That’s a far better outcome than taking a huge risk by locking horns with the well-liked Brandon East NDP MLA Drew Caldwell (by way of disclosure, Drew is a close, personal friend of mine).

By the way, we appear to have a third mayoral candidate.

As reported in the Brandon Sun yesterday, Gary Neil Wilson filed his papers at city hall Wednesday.

While no formal announcement was made, a Facebook post from Wilson on Tuesday stated: "Not sure exactly how or when or why, but I am going to take a run at mayor and will be submitting registration documents tomorrow or in next day or two."

Wow. Doesn’t exactly sound like a passionate, organized and media-savvy pol seeking to be our first councillor.

But I digress.

Isleifson will apparently finish out his term at the council table. And he does so while under a huge cloud as he is a Tory who is trying to put the premier’s point man in Brandon and Westman out of a job.

That just doesn’t pass the smell test for me — after many sniffs.

I think Isleifson needs to resign from his post as deputy mayor immediately. And if he had complete respect for council and relations between that body and the province, he’d resign his ward seat in short order.

But I don’t see that happening, as he legally doesn’t have to until he officially receives the Tory nod. And while the PC party has started the 57-constituency nomination process in a few electoral districts, it’s not known when Brandon East will be called. I bet Brandon East will be later than many to give Isleifson all the profile he can muster as a city councillor, be that good or bad.

I offer a transcript of the responses Isleifson gave to some of my questions posed to him at his media conference outside city hall on Thursday afternoon:

JOC: "What do you bring to Brandon East against the NDP incumbent that previous PC candidates failed to do? They failed to make a dent in Drew Caldwell’s dynasty."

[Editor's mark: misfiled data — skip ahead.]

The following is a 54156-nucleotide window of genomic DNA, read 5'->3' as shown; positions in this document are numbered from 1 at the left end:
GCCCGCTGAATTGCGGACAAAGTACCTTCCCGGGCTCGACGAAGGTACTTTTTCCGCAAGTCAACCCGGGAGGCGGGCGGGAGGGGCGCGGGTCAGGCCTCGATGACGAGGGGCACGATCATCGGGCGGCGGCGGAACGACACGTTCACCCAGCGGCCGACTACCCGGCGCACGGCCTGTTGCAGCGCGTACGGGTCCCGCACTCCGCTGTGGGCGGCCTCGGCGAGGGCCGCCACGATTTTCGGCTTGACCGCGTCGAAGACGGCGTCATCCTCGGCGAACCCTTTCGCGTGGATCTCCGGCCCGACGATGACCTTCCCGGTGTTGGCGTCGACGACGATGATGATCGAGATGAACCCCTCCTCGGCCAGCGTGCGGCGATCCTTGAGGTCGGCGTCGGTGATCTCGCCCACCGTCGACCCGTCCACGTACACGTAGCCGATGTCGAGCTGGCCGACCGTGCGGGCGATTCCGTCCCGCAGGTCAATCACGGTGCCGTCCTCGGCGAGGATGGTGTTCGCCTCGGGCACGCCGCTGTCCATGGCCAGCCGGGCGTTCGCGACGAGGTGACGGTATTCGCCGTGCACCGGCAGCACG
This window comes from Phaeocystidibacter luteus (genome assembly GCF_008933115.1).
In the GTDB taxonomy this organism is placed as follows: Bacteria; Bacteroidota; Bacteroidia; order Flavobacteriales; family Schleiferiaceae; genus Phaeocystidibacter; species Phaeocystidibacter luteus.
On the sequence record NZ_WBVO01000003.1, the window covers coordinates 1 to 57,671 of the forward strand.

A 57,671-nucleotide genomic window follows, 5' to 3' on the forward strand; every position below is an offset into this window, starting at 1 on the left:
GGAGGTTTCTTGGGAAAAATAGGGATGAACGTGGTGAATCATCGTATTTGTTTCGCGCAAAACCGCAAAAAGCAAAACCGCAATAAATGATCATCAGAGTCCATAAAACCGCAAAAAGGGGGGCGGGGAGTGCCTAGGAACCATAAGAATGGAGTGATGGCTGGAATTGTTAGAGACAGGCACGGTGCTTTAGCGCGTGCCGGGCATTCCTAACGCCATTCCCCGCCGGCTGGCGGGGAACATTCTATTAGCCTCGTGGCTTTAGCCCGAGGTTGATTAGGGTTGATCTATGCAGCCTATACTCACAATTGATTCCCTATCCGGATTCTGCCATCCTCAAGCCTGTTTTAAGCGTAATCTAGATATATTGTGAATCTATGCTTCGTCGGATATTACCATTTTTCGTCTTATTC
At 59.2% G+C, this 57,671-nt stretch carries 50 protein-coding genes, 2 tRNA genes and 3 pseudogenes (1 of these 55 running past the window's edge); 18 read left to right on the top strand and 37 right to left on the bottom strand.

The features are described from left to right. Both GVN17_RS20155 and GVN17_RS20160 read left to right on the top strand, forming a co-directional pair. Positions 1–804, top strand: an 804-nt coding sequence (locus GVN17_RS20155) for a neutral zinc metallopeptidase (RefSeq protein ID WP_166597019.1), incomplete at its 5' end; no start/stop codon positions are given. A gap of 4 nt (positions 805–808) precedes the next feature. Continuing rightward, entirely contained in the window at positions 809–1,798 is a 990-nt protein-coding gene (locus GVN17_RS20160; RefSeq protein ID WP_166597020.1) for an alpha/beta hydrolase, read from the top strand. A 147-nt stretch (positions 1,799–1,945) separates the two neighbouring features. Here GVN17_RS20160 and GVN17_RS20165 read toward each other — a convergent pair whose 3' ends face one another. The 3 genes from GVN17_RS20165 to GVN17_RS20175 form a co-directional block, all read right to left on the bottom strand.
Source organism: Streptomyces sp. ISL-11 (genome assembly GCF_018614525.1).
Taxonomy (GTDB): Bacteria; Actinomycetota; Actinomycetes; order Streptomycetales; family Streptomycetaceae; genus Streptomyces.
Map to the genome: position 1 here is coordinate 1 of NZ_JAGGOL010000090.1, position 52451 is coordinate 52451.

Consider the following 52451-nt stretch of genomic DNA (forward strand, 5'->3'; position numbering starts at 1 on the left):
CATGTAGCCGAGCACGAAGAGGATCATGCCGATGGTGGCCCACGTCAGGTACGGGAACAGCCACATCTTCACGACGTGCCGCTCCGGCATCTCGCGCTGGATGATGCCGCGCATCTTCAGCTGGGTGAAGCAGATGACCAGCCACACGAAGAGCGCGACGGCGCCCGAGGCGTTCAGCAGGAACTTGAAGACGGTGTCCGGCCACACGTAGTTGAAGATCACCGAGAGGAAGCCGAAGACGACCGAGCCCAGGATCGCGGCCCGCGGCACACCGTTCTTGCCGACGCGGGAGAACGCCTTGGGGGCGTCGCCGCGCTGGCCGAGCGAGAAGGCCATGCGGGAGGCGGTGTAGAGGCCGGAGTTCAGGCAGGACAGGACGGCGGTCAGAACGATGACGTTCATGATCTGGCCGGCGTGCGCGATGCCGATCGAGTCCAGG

LI: "There’s a whole bunch, but I think the main focus right now is the nomination process ... I’m going to do everything I can to win the nomination process."

JOC: "So there’s no particular angle, no particular local policy, no particular local issues that you are going to stress in Brandon East that haven’t been stressed before by the PCs?"

LI: "It’s about putting money back into the pockets of Manitobans. To me it’s a clear function that you can tax people all you want, but you’re gonna raise more support, more awareness and more funds if you put the money back into the taxpayers’ pockets and give them more disposable income and they’re going to spend more and you make your taxes that way."

JOC: "You’re putting your political career in a bit of a risk ..."

LI: "Absolutely."

JOC: "You’re putting all your eggs in one basket to get the nomination to be the PC candidate against someone who’s been elected, and elected, and elected, and elected, since he was at BUSU. You’re taking a bit of a risk?"

LI: "It’s a huge risk. But to me it’s a no brainer. But it shows that I’m dedicated about this run. It’s not something I’m taking lightly. To me it’s worth it. I strongly believe in this community. And we need strong people in there to make things happen."

So what did Caldwell have to say when I sent the above passage to him at the Manitoba legislature? I’ll let him have the last word today.